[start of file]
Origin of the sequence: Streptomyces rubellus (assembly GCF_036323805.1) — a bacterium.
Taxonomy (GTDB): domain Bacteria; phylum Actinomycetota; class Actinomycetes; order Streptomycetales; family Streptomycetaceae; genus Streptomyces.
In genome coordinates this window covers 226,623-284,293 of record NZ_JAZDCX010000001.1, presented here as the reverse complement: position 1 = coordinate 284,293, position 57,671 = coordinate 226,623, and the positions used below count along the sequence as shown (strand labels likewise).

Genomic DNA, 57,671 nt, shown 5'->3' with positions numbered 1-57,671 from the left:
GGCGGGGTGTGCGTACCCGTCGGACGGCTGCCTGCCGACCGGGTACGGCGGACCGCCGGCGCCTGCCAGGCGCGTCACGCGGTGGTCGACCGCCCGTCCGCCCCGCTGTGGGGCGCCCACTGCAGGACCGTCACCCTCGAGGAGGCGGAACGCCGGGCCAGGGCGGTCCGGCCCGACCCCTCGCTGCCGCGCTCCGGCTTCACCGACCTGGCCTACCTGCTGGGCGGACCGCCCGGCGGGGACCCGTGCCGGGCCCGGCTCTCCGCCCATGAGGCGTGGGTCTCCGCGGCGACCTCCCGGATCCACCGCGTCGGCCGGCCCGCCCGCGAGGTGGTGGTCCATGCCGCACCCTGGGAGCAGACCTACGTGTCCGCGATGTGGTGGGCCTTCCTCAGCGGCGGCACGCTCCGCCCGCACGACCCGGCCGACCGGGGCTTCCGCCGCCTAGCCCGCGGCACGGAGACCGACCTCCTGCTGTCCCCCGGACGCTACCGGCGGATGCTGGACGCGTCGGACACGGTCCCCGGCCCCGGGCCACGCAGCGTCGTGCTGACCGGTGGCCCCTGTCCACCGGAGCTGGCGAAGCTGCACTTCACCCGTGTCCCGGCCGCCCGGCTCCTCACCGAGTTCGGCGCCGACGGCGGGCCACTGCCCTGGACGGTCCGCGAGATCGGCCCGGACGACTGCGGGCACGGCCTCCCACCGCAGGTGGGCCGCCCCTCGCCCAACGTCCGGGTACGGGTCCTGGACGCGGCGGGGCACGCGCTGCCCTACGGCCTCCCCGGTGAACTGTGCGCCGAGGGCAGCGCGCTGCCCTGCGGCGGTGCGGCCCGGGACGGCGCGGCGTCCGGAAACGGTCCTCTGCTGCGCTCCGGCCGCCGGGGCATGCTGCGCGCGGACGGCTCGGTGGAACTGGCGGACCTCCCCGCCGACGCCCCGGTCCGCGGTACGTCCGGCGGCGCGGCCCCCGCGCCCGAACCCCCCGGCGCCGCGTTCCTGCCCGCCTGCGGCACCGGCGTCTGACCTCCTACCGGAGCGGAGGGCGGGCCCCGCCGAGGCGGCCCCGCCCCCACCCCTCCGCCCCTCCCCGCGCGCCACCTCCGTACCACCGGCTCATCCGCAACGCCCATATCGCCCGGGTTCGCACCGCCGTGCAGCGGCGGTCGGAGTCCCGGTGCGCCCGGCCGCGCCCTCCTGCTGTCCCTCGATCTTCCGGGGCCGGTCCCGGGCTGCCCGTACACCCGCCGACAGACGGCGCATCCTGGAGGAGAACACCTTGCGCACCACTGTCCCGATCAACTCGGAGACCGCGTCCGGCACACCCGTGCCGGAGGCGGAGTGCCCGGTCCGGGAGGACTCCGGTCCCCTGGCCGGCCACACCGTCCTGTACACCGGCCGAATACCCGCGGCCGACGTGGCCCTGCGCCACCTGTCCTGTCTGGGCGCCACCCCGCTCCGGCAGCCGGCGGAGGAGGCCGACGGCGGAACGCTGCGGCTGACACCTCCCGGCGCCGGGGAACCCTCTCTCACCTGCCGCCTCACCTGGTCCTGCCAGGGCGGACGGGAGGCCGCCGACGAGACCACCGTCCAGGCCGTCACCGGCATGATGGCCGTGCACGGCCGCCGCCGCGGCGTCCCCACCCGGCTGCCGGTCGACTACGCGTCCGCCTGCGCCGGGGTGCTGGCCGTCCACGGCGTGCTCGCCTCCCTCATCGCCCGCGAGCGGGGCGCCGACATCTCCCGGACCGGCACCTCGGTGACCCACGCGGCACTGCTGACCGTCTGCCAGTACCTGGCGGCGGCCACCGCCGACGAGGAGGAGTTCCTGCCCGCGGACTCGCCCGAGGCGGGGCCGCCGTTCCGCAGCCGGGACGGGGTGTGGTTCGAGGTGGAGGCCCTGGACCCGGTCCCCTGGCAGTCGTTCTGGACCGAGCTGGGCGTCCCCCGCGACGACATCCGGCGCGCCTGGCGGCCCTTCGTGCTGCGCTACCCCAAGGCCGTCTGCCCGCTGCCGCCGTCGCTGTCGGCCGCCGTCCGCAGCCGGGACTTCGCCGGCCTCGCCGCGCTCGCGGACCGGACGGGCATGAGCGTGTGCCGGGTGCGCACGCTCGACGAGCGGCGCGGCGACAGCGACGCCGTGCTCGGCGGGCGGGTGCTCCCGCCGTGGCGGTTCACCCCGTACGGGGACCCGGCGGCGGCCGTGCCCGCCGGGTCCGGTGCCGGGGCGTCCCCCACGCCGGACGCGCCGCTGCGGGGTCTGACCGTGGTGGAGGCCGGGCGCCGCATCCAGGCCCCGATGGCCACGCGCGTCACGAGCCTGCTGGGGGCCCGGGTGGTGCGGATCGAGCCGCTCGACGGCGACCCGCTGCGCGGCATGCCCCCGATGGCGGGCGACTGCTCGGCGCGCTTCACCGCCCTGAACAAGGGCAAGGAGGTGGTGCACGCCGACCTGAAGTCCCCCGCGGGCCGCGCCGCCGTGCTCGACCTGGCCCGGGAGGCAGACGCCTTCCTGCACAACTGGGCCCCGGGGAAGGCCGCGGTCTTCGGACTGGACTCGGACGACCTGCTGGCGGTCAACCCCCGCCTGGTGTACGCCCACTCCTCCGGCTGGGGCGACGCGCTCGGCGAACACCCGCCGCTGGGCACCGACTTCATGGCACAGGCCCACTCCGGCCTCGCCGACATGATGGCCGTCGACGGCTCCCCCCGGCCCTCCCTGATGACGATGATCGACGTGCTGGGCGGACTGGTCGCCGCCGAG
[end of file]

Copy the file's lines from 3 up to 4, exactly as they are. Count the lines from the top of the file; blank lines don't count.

In genome coordinates this window covers 226,623-284,293 of record NZ_JAZDCX010000001.1, presented here as the reverse complement: position 1 = coordinate 284,293, position 57,671 = coordinate 226,623, and the positions used below count along the sequence as shown (strand labels likewise).

Genomic DNA, 57,671 nt, shown 5'->3' with positions numbered 1-57,671 from the left: